Josh shared his newfound knowledge on the history of Swift, along with images of his past work at the Sunday evening lecture. We were excited to see his psychedelic animations of morphing paint droplets and a Lake Michigan sunset flashing back and forth with an eyeball in stop-motion time. His youth as a zine-maker and critic has informed his current projects where he explores the possibilities of publications... What if a paper were only one page long? What do artists make for a satire paper, where they are asked to emulate the trappings of horoscopes, puzzles, and advertisements? What about a hand-drawn paper placemat, advertising local businesses, with a quirky twist? How can a paper be distributed for free, and how can it be distributed in personal ways, far across the land?
The residents returned from their afternoon trip in time for the Sunday evening artist talk. Marlee, Amanda, and Josh presented their work from their time at Shared Space and beyond. We had a great turnout of engaging locals and out-of-towners for the event. The talks were very interesting and a great conclusion to both Josh and Marlee's residencies, as they both returned home after the reception. With our lovely guest photographer, Michelle, we were able to snap a group photo in front of the mural before the sun set and the crowd dispersed.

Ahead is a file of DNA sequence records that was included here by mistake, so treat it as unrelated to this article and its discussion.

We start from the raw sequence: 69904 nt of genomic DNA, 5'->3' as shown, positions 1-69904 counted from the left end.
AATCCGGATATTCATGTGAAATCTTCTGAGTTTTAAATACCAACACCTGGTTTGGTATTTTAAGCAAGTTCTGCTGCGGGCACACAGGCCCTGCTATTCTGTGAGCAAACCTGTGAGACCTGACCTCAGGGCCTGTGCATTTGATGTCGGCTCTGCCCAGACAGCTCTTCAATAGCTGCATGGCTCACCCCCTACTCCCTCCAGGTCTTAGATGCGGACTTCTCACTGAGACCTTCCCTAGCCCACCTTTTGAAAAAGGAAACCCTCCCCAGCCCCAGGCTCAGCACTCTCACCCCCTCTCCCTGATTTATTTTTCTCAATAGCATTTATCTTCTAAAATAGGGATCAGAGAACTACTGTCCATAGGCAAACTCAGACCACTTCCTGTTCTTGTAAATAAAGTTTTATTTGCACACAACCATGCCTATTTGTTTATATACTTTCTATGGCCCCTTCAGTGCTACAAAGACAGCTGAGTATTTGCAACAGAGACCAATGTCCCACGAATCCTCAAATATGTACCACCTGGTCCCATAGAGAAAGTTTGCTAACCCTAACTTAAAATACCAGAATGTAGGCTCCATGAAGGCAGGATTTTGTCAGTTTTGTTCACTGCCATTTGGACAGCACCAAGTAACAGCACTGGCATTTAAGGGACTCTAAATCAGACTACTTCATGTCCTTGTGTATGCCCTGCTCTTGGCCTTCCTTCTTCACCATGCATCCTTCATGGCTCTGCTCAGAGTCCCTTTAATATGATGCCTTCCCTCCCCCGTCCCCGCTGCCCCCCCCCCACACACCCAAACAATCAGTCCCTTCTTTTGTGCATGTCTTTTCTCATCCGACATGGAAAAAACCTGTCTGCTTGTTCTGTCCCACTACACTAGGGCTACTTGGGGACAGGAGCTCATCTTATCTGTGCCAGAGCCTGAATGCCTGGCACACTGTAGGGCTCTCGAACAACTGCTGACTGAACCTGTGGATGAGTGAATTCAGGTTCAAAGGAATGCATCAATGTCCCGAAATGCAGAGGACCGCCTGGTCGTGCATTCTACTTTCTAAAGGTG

One week into our month-long season of visiting artists, and so much has happened already. The studio has been more active than ever, with resident artists utilizing the classroom, studios and outdoor spaces to work in day and night, and meeting in the evenings to make dinner together.
Elodie Goupil arrived first from San Francisco, and saw Lake Michigan for the first time. After an initiation of boating, beaching, and swimming, she got straight to work on her knitting machine. During her travels here, she collected yarn from across the Midwest and is using it to knit an oversized blanket dedicated to Shared Space. The blanket will be big enough for a small crowd to sit upon the beach, or take a communal power nap under at the studio. She designed her first knittable cursive alphabet to spell out 'shared space' all around the edges of the blanket, and is knitting in pockets that will serve as drink koozies. (If you don't know what a koozie is, please visit the Midwest.) She spoke about her romantic yet practical artwork at the Sunday evening artist talk, and gave us an interactive knitting machine demo the next day, where we took turns adding rows to the blanket.
Along with pitching in at Mary's homestead, Elodie also has plans to crochet a hammock with a boat hook, and weave a beach floatie out of old bird seed bags and pop bottles. She will be an artist-in-residence through August 3rd, and we are excited to see what else she creates during her stay.